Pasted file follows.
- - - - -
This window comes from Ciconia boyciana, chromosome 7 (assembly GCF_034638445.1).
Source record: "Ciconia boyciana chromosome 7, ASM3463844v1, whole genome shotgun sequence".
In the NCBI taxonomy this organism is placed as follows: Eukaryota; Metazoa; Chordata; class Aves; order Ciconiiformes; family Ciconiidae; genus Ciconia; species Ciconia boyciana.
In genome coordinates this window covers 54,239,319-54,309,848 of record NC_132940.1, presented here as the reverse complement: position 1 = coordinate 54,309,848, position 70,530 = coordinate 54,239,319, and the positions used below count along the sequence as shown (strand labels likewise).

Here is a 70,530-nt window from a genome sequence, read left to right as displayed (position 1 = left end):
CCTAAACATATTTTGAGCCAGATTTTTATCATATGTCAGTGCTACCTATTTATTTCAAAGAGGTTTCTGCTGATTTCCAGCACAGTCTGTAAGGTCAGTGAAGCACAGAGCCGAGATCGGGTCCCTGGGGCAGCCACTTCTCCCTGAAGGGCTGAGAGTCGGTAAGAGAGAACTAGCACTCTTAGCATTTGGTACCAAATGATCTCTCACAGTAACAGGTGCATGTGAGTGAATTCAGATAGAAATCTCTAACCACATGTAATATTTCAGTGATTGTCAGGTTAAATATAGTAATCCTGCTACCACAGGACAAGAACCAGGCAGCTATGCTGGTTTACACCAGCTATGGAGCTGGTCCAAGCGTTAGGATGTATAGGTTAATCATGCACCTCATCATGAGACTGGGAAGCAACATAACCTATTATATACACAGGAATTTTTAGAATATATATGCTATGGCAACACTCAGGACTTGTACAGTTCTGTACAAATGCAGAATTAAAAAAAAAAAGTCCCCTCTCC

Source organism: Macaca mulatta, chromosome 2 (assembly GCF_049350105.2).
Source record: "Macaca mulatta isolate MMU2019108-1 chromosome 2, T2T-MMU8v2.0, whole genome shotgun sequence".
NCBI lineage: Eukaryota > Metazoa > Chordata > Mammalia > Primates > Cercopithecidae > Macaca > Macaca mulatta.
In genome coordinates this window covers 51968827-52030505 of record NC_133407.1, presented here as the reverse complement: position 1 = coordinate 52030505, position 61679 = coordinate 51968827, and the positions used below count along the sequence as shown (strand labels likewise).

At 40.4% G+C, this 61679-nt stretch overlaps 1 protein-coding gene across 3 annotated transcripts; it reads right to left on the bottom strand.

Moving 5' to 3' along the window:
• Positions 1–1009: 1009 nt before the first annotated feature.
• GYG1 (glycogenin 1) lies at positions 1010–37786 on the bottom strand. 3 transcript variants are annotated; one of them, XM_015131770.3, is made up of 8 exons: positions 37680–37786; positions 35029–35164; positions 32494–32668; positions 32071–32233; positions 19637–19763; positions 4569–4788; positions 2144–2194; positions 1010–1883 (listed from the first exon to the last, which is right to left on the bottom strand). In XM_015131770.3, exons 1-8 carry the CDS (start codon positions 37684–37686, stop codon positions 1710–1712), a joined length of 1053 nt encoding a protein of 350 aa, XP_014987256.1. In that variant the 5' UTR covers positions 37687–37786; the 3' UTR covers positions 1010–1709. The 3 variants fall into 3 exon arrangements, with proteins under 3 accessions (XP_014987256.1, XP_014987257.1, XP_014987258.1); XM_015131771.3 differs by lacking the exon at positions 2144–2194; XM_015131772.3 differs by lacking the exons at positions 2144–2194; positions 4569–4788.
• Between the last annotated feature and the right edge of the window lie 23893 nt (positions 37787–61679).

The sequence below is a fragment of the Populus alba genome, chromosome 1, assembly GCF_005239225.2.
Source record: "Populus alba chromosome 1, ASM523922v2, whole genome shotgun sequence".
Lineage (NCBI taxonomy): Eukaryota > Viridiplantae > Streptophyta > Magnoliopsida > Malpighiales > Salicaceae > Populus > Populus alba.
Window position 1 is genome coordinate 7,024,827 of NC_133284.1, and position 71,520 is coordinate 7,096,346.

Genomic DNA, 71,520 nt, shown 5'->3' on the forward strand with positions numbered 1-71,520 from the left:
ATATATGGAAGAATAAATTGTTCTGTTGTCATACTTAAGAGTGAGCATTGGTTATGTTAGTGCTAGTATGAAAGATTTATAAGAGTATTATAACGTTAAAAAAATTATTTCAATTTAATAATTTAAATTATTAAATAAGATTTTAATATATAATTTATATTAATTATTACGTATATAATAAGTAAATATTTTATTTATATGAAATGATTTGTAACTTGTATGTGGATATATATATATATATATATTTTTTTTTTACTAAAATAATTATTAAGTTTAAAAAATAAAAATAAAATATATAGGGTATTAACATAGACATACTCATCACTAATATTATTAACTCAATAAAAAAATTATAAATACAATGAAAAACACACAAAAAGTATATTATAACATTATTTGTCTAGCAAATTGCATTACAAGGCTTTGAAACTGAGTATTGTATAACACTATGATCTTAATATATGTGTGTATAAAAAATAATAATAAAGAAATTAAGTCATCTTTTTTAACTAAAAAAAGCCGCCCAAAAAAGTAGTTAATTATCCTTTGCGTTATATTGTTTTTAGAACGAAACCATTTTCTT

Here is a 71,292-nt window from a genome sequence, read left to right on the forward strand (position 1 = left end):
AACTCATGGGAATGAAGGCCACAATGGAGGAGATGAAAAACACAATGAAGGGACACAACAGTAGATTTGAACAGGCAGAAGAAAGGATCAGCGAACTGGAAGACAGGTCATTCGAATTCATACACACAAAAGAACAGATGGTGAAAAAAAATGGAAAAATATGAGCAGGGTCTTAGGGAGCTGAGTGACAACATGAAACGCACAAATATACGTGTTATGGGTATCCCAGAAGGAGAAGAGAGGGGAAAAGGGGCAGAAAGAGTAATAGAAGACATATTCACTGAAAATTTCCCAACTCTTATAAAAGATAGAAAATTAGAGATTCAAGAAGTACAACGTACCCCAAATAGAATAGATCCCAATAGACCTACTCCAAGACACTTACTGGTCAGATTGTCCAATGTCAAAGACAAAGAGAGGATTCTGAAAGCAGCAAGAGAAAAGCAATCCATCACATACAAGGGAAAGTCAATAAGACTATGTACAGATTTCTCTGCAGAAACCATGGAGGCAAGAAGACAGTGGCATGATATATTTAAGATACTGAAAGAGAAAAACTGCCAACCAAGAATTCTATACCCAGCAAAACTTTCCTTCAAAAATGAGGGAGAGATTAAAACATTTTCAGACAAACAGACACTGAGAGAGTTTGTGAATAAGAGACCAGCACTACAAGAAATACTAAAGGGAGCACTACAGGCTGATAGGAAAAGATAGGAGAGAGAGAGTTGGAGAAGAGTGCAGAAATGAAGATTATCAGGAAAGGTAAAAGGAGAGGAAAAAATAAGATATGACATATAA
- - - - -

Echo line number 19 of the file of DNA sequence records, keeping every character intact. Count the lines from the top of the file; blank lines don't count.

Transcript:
Window position 1 is genome coordinate 7,024,827 of NC_133284.1, and position 71,520 is coordinate 7,096,346.